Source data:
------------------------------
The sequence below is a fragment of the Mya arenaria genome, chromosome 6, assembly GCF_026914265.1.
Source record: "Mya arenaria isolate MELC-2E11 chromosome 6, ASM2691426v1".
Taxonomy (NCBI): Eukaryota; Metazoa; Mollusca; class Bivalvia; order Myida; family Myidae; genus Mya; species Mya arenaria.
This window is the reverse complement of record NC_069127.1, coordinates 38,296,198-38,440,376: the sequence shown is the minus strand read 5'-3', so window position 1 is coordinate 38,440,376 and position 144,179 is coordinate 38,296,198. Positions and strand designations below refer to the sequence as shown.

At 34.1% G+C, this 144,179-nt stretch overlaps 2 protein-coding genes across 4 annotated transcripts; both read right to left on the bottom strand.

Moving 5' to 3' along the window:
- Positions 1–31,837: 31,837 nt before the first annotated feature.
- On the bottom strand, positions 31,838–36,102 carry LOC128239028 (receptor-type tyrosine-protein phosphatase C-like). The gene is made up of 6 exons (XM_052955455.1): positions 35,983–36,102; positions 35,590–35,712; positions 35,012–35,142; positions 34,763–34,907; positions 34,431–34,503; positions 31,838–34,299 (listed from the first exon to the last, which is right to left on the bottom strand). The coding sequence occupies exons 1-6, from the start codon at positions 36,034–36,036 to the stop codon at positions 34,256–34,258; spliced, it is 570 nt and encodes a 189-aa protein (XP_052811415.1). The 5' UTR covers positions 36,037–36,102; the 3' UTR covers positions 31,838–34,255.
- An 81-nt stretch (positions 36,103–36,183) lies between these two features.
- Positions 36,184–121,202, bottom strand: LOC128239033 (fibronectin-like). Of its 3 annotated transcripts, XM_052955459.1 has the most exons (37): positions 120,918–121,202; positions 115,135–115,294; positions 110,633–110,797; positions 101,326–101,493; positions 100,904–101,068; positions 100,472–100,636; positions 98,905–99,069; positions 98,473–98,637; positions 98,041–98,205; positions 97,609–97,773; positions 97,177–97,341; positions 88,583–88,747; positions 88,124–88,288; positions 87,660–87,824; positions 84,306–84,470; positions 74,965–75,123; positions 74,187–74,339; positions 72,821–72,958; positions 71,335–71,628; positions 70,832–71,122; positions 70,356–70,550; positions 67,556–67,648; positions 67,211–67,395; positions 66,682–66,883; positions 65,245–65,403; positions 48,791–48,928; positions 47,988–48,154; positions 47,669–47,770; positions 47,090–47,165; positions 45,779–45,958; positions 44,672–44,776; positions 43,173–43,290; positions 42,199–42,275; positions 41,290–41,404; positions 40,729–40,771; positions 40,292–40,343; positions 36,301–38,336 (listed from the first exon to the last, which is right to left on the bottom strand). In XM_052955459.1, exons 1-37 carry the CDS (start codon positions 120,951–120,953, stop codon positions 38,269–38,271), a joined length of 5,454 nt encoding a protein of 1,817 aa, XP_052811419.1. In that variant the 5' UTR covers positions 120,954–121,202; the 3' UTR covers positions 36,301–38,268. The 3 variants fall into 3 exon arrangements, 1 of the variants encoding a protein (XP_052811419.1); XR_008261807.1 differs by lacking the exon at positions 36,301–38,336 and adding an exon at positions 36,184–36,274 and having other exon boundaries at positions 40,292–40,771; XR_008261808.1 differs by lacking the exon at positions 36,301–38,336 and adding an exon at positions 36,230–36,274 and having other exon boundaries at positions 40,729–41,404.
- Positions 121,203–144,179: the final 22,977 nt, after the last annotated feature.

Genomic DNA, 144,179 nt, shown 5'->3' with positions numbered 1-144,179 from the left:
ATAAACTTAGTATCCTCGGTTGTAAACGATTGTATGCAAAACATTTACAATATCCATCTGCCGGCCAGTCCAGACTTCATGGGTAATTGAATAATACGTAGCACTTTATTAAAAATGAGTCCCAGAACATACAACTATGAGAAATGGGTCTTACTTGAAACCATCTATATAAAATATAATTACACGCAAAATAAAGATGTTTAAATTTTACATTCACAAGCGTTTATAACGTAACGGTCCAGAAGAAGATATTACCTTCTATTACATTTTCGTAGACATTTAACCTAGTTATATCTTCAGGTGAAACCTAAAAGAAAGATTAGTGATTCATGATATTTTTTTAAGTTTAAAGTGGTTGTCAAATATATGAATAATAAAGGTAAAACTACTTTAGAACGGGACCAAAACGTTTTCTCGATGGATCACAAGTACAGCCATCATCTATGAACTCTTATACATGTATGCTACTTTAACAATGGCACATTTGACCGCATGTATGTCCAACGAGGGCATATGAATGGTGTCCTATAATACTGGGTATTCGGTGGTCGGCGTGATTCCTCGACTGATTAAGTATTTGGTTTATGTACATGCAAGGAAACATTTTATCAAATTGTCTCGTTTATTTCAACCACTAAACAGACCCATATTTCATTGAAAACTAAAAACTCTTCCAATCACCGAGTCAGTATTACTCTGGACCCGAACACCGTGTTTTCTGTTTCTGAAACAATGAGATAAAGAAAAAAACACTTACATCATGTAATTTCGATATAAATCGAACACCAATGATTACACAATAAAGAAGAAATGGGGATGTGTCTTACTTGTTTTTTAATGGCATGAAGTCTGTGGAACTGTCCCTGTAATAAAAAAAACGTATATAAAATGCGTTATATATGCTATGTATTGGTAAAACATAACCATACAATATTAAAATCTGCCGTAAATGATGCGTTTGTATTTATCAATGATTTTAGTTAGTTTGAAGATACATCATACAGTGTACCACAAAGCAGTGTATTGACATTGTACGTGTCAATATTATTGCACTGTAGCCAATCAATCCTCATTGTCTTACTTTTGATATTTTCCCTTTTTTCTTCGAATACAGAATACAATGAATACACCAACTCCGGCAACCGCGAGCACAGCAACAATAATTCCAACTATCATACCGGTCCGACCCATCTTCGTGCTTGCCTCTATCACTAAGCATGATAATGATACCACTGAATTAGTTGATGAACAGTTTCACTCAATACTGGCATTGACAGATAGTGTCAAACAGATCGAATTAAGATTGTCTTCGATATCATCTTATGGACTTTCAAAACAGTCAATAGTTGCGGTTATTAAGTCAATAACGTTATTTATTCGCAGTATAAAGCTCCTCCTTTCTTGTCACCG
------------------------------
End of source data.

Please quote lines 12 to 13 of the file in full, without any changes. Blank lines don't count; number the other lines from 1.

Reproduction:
Genomic DNA, 144,179 nt, shown 5'->3' with positions numbered 1-144,179 from the left:
ATAAACTTAGTATCCTCGGTTGTAAACGATTGTATGCAAAACATTTACAATATCCATCTGCCGGCCAGTCCAGACTTCATGGGTAATTGAATAATACGTAGCACTTTATTAAAAATGAGTCCCAGAACATACAACTATGAGAAATGGGTCTTACTTGAAACCATCTATATAAAATATAATTACACGCAAAATAAAGATGTTTAAATTTTACATTCACAAGCGTTTATAACGTAACGGTCCAGAAGAAGATATTACCTTCTATTACATTTTCGTAGACATTTAACCTAGTTATATCTTCAGGTGAAACCTAAAAGAAAGATTAGTGATTCATGATATTTTTTTAAGTTTAAAGTGGTTGTCAAATATATGAATAATAAAGGTAAAACTACTTTAGAACGGGACCAAAACGTTTTCTCGATGGATCACAAGTACAGCCATCATCTATGAACTCTTATACATGTATGCTACTTTAACAATGGCACATTTGACCGCATGTATGTCCAACGAGGGCATATGAATGGTGTCCTATAATACTGGGTATTCGGTGGTCGGCGTGATTCCTCGACTGATTAAGTATTTGGTTTATGTACATGCAAGGAAACATTTTATCAAATTGTCTCGTTTATTTCAACCACTAAACAGACCCATATTTCATTGAAAACTAAAAACTCTTCCAATCACCGAGTCAGTATTACTCTGGACCCGAACACCGTGTTTTCTGTTTCTGAAACAATGAGATAAAGAAAAAAACACTTACATCATGTAATTTCGATATAAATCGAACACCAATGATTACACAATAAAGAAGAAATGGGGATGTGTCTTACTTGTTTTTTAATGGCATGAAGTCTGTGGAACTGTCCCTGTAATAAAAAAAACGTATATAAAATGCGTTATATATGCTATGTATTGGTAAAACATAACCATACAATATTAAAATCTGCCGTAAATGATGCGTTTGTATTTATCAATGATTTTAGTTAGTTTGAAGATACATCATACAGTGTACCACAAAGCAGTGTATTGACATTGTACGTGTCAATATTATTGCACTGTAGCCAATCAATCCTCATTGTCTTACTTTTGATATTTTCCCTTTTTTCTTCGAATACAGAATACAATGAATACACCAACTCCGGCAACCGCGAGCACAGCAACAATAATTCCAACTATCATACCGGTCCGACCCATCTTCGTGCTTGCCTCTATCACTAAGCATGATAATGATACCACTGAATTAGTTGATGAACAGTTTCACTCAATACTGGCATTGACAGATAGTGTCAAACAGATCGAATTAAGATTGTCTTCGATATCATCTTATGGACTTTCAAAACAGTCAATAGTTGCGGTTATTAAGTCAATAACGTTATTTATTCGCAGTATAAAGCTCCTCCTTTCTTGTCACCG